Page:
close to the shore. It fluttered there slowly and Trout Fish-

ing in America watched the baby while we talked.

  I remember that he gave her some colored rocks to play

with. She liked him and climbed up onto his lap and she start-

ed putting the rocks in his shirt pocket.

  We talked about Great Falls, Montana. I told Trout Fish-

ing in America about a winter I spent as a child in GreatFalls.

"It was during the war and I saw a Deanna Durbin movie seven

times, "I said.

  The baby put a blue rock in Trout Fishing in America's

shirt pocket and he said, "I've been to Great Falls many

times. I remember Indians and fur traders. I remember

Lewis and Clark, but I don't remember ever seeing a Deanna

Durbin movie in Great Falls."

  "I know what you mean, " I said. "The other people in

Great Falls did not share my enthusiasm for Deanna Durbin,

The theater was always empty. There was a darkness to that

theater different from any theater I've been in since. Maybe

it was the snow outside and Deanna Durbin inside. I don't

know what it was."

  "What was the name of the movie?" Trout Fishing in Am-

erica said.

  "I don't know, " I said. "She sang a lot. Maybe she was a

chorus girl who wanted to go to college or she was a rich

girl or they needed money for something or she did something

Whatever it was about, she sang! and sang! but I can't re-

member a God-damn word of it.

  "One afternoon after I had seen the Deanna Durbin movie

again, I went down to the Missouri River. Part of the Mis-

souri was frozen over. There was a railroad bridge there.

I was very relieved to see that the Missouri River had not

changed and begun to look like Deanna Durbin.

 "I'd had a childhood fancy that I would walk down to the

Missouri River and it would look just like a Deanna Durbin

movie--a chorus girl who wanted to go to college or she was

a rich girl or they needed money for something or she did

s something.

  "To this day I don't know why I saw that movie seven

times. It was just as deadly as The Cabinet of Doctor Cali-

gari. I wonder if the Missouri River is still there?" I said.

  "It is, " Trout Fishing in America said smiling. "But it

doesn't look like Deanna Durbin. "

  The baby by this time had put a dozen or so of the colored

rocks in Trout Fishing in America's shirt pocket. He looked

at me and smiled and waited for me to go on about Great

Falls, but just then I had a fair strike on my Super-Duper. I

jerked the rod back and missed the fish.

  Trout Fishing in America said, "I know that fish who just

struck. You'll never catch him. "

  "Oh, " I said.

  "Forgive me, " Trout Fishing in America said. "Go on

ahead and try for him. He'll hit a couple of times more, but

you won't catch him. He's not a particularly smart fish. Just

lucky. Sometimes that's all you need. "

  "Yeah, " I said. "You're right there. "

  I cast out again and continued talking about Great Falls.

  Then in correct order I recited the twelve least important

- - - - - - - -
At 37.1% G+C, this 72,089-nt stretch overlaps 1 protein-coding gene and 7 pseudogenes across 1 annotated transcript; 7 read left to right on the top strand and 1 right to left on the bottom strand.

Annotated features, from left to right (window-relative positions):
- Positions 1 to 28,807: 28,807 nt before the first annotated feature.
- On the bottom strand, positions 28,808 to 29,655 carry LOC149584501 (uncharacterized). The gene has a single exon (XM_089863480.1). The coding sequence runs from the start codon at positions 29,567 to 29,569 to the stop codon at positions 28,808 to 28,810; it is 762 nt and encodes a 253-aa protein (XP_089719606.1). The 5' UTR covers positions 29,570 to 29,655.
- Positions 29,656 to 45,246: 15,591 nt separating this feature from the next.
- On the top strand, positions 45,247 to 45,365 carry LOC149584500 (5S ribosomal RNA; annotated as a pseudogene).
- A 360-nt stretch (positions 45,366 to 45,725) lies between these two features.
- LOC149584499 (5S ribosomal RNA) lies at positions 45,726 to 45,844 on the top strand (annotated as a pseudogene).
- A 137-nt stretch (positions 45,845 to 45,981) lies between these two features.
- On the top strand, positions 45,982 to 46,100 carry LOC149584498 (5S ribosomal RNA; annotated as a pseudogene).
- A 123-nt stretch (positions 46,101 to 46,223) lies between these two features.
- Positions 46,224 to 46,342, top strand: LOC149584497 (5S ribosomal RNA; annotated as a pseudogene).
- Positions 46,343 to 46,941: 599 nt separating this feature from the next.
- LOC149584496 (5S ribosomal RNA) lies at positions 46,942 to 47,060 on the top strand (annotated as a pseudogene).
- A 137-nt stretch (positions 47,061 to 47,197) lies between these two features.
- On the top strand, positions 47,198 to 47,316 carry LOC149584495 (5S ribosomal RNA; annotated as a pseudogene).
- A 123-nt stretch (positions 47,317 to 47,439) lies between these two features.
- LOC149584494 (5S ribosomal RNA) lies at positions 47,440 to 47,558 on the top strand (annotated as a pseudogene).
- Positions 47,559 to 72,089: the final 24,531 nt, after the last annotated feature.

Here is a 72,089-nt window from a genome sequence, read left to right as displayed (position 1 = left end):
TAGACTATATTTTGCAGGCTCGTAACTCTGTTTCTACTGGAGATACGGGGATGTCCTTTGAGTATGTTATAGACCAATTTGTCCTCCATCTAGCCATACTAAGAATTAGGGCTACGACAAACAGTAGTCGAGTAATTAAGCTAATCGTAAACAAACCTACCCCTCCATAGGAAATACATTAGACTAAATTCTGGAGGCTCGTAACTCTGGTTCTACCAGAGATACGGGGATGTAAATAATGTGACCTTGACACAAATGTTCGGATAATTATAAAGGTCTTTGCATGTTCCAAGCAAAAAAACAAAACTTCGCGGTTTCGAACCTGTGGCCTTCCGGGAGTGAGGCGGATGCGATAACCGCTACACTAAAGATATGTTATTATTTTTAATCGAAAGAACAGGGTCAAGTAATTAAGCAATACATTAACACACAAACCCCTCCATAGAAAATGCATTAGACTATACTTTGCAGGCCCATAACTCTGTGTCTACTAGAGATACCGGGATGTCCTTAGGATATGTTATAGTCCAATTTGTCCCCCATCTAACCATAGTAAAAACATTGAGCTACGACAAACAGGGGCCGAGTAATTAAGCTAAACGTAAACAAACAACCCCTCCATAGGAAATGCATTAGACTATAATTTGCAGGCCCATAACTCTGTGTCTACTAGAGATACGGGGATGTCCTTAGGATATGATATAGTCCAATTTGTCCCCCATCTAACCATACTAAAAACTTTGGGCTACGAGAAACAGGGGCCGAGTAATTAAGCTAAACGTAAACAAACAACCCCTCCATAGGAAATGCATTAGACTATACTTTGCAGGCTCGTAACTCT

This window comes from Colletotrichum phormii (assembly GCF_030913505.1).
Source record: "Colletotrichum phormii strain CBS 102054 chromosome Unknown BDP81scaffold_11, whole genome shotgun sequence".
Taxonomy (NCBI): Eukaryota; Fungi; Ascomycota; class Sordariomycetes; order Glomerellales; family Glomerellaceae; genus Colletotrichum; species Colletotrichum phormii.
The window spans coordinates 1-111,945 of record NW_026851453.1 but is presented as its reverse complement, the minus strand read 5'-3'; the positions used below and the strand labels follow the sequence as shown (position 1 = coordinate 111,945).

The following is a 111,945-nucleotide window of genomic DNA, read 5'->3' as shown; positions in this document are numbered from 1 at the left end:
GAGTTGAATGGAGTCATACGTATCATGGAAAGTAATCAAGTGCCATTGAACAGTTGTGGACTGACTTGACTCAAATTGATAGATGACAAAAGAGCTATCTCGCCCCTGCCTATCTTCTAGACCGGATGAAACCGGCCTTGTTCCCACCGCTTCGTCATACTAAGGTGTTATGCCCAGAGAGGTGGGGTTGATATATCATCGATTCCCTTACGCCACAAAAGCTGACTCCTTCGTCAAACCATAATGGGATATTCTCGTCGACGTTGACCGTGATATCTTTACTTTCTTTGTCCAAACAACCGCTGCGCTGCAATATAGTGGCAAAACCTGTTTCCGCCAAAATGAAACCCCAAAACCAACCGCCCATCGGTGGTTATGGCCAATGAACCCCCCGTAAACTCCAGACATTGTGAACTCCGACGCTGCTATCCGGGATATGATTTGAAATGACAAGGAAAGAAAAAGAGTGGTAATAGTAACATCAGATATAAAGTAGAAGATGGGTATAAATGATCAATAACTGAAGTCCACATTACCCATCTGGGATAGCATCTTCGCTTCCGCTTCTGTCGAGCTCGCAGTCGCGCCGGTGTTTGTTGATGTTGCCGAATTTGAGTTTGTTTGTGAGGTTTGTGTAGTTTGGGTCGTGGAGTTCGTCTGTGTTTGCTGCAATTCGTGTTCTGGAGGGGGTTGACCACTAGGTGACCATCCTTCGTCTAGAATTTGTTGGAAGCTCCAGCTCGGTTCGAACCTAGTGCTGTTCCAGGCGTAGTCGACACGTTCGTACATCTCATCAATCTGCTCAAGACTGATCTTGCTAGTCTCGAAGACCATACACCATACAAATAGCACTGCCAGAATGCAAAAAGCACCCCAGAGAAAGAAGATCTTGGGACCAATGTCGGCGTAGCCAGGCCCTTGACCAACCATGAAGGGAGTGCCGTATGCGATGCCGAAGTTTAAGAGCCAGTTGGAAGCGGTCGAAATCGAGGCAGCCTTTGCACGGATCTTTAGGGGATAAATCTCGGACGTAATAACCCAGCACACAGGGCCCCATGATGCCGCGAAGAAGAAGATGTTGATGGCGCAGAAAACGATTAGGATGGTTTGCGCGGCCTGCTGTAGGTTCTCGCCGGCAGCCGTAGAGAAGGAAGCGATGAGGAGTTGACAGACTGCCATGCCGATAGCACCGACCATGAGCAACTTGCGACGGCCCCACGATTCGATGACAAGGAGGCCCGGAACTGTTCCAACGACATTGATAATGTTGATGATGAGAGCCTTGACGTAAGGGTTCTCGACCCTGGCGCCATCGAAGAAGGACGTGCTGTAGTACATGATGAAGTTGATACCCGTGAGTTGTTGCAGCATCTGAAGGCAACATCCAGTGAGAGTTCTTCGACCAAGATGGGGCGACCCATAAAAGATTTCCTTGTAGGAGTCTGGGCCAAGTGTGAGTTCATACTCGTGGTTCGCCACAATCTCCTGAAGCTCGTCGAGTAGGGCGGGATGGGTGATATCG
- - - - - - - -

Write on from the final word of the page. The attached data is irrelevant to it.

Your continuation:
things ever said about Great Falls, Montana. For the twelfth

and least important thing of all, I said, "Yeah, the telephone

would ring in the morning. I'd get out of bed. I didn't have to

answer the telephone. That had all been taken care of, years

in advance.

  "It would still be dark outside and the yellow wallpaper in

the hotel room would be running back off the light bulb. I'd

put my clothes on and go down to the restaurant where my

stepfather cooked all night.

  "I'd have breakfast, hot cakes, eggs and whatnot. Then

he'd make my lunch for me and it would always be the same

thing: a piece of pie and a stone-cold pork sandwich. After-

wards I'd walk to school. I mean the three of us, the Holy

Trinity: me, a piece of pie, and a stone-cold pork sandwich.

This went on for months.

  "Fortunately it stopped one day without my having to do

anything serious like grow up. We packed our stuff and left

town on a bus. That was Great Falls, Montana. You say the

Missouri River is still there?"

  "Yes, but it doesn't look like Deanna Durbin, " Trout Fish-

ing in America said. "I remember the day Lewis discovered

the falls. They left their camp at sunrise and a few hours

later they came upon a beautiful plain and on the plain were

more buffalo than they had ever seen before in one place.

  "They kept on going until they heard the faraway sound of

a waterfall and saw a distant column of spray rising and dis-

appearing. They followed the sound as it got louder and loud-

er. After a while the sound was tremendous and they were at

the great falls of the Missouri River. It was about noon when

they got there.

  "A nice thing happened that afternoon, they went fishing

below the falls and caught half a dozen trout, good ones, too,

from sixteen to twenty-three inches long.

  "That was June 13, 1805.

  "No, I don't think Lewis would have understood it if the

Missouri River had suddenly begun to look like a Deanna Dur-

bin movie, like a chorus girl who wanted to go to college, "